October 18, 2012 at 5:50 pm #133262
Does anyone have any suggestions for lighting in a storage room that houses archives boxes and a few oversized artifacts? The room is not used on a daily basis. Thanks a lot for any help.
October 18, 2012 at 5:52 pm #133271
I’m not sure why my post is listed 3 different times. Sorry about that…
October 18, 2012 at 5:57 pm #133270Jenny Wiley ArenaMember
No worries Jay, we went through and removed the extra posts.
October 18, 2012 at 6:29 pm #133269Richard KerschnerParticipant
We light our storage areas with low cost efficient commercial fluorescent light fixtures that mount tight against the ceiling and are covered with polycarbonate covers to effectively eliminate UV radiation. We light the spaces well so that we can easily find and safely handle stored artifacts. Since the lights are off for and average of probably 23 hours a day, exhibit light preservation standards of 15-20fc for painted artifacts and 5fc for textiles and works of art on paper really do not apply. Instead, we turn to total exposure per year guidelines and stay way under those limits.
That being said, one must then ensure that they do not place a workspace in the storage areas and turn the lights on for several hours a day to light up a few tables for staff or volunteers to work at, or if they do to light those tables with task lights. In other words, use common sense and don’t work in storage areas for extended periods of time.
October 18, 2012 at 6:39 pm #133268Scott RosenfeldMember
Motion sensors are often good idea for reducing light exposure and saving energy. Without knowing the size and scale of your room, it’s difficult to provide specific lighting suggestions.
Typically, linear florescents are great choice, but they need to be filtered for UV. Compact florescents (spiral lamps) are much more difficult to filter for UV. LED’s are not quite a mature technology, but I have a lot of confidence in the Philips AmbientLED LEDs that work like standard lightbulbs(they are yellow, until they are illuminated). LEDs typically do not produce UV. Regular incandescent light-bulbs are low enough in UV so also don’t typically need to be filtered. However, incandescents get warm, need to be changed often and are energy inefficient.
Just like in museum exhibits the goal is to provide enough light to see well, while light in excess of what is required increases the rate of damage for no reason. If it’s truly just a storage room and no object conditioning or viewing of objects is necessary; then I guess the lighting only has to bright enough for safe passage and to inspect for insect or water damage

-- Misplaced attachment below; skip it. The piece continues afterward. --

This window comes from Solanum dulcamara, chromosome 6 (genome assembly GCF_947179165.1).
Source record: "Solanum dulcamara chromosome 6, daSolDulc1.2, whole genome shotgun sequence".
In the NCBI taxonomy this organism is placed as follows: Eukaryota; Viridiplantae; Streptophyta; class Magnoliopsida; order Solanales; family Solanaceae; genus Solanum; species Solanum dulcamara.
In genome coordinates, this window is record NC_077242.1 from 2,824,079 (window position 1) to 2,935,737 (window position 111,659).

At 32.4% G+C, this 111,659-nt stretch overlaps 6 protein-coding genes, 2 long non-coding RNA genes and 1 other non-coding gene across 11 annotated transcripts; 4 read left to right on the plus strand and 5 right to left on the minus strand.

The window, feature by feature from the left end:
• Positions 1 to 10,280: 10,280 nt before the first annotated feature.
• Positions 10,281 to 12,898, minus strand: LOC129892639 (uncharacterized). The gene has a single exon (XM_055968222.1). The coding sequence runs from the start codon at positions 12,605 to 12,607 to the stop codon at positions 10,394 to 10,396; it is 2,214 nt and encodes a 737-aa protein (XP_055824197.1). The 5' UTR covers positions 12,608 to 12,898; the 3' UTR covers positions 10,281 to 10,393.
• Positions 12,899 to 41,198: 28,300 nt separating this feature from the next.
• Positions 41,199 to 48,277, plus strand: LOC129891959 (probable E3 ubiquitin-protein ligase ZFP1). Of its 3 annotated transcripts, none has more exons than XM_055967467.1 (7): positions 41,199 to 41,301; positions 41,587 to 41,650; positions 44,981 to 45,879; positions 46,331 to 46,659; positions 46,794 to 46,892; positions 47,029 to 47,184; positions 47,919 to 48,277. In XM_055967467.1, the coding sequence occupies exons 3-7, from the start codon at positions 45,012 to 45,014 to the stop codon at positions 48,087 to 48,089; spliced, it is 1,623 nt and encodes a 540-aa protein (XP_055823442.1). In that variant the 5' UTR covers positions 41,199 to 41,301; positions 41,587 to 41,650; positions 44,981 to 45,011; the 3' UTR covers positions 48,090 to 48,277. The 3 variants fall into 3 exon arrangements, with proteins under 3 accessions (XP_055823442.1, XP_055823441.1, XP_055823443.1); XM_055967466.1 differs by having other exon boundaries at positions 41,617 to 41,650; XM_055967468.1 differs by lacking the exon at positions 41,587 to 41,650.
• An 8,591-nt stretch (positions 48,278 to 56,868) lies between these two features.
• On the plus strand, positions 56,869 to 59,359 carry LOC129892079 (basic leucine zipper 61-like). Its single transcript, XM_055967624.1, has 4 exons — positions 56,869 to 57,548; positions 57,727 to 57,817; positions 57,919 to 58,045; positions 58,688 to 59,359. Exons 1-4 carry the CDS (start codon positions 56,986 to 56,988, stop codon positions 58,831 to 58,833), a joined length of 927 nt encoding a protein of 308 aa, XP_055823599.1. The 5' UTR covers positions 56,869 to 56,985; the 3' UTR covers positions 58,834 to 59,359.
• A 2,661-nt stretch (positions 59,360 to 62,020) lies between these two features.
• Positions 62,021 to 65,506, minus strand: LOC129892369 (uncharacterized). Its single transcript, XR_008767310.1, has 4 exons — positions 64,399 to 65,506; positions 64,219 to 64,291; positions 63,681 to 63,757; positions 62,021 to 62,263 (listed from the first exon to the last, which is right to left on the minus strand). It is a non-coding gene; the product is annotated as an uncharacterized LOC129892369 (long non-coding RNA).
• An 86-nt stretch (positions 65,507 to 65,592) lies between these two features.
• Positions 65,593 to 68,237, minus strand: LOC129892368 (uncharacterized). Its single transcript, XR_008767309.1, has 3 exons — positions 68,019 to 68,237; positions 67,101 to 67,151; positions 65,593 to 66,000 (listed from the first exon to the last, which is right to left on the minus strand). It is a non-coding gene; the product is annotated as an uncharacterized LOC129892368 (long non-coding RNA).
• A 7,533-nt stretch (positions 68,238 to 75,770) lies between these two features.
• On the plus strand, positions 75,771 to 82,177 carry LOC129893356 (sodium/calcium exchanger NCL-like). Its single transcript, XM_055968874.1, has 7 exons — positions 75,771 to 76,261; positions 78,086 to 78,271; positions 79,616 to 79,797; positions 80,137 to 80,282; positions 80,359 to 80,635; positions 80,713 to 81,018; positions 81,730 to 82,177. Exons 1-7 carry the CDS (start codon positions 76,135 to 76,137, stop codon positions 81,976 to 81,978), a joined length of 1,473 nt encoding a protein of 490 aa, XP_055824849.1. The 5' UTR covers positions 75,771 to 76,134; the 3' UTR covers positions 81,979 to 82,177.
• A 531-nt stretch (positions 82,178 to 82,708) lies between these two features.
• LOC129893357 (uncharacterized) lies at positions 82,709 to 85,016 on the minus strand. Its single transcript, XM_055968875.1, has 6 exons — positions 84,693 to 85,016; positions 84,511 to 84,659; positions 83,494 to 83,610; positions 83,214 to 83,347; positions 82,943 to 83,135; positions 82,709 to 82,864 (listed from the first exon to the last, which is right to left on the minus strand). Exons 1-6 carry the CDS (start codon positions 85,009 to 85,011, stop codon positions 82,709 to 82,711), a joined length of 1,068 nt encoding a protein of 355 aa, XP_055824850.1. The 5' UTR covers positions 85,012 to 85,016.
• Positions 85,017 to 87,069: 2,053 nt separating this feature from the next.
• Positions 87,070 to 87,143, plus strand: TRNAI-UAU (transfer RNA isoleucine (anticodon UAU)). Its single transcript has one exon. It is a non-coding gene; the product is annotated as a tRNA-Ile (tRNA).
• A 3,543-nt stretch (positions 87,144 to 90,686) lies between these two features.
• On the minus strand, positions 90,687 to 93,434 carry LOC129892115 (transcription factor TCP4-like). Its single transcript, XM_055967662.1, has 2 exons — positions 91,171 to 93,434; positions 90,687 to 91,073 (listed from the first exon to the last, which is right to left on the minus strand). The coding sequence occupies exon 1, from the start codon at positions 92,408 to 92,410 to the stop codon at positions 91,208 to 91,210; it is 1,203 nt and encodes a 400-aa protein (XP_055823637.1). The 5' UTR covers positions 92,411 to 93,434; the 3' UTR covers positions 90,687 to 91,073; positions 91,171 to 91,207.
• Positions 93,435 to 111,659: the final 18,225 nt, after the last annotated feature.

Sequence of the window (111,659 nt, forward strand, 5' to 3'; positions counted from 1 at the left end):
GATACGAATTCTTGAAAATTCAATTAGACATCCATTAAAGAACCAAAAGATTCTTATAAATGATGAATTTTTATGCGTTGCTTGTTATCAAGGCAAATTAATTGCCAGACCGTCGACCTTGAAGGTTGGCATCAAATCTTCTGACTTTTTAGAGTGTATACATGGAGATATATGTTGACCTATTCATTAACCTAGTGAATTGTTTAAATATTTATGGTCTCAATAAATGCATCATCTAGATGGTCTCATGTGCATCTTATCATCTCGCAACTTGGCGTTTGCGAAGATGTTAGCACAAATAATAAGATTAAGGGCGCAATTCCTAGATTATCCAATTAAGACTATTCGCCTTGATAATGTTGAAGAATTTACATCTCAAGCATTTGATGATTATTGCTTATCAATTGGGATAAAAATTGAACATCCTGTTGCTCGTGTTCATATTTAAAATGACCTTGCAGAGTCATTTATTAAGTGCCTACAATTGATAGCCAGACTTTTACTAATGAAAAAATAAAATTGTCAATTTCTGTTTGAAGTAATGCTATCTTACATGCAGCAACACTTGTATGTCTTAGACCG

October 18, 2012 at 8:53 pm #133267Barbara AppelbaumMember
There are a lot of new LED’s of various configurations that have high quality color rendering. Aside from the no-UV advantage, they emit very little heat and use much less energy even than fluorescents. If you are using motion detectors, there’s another advantage – unlike fluorescents they fire immediately. In ordinary use they last about 20 years, so in this case, they will last well past your retirement!
Actually, I often recommend a relatively high light level in storerooms to make sure that dangerous conditions – drips or powdery objects or bugs – are visible without much effort.
October 24, 2012 at 7:10 pm #133266Dale KronkrightMember
OK, if Rick, Scott and Barbara jumped in with the LED bandwagon, they probably knew I would eventually write! I’m somewhat known as an LED humbug, but without good cause, I’m afraid. I like LED’s in the right situation and as long as we all admit what we are getting into!
* LED technology is extremely efficient and the spectral power distribution ( SPD or color distribution emitted by the lamp and therefore true color rendering of light reflecting off any surface)is getting better and better. So I see them as a good choice for storage where the heat-sink and dissipation fins of the lamps are not enclosed in a enclosure such as a track lighting can or unvented recessed lighting can.
* We really have no idea how long LED’s will last. They CLAIM to last 20 years but NONE of the better phosphor blends and heat sink technologies have even existed for 3 years,at this point! So NOBODY has a twenty year old lamp that has actually stood the test of time.
* Be aware that LED’s are at the “edge of thinking” in commercial lighting and that there are several things that DO go wrong in testing thus far that impact life:
* As with all light sources, output decreases with time. With LED’s we just don’t don’t know how much and how fast. All the “lamp lifetime” data are interpolations of very short test periods.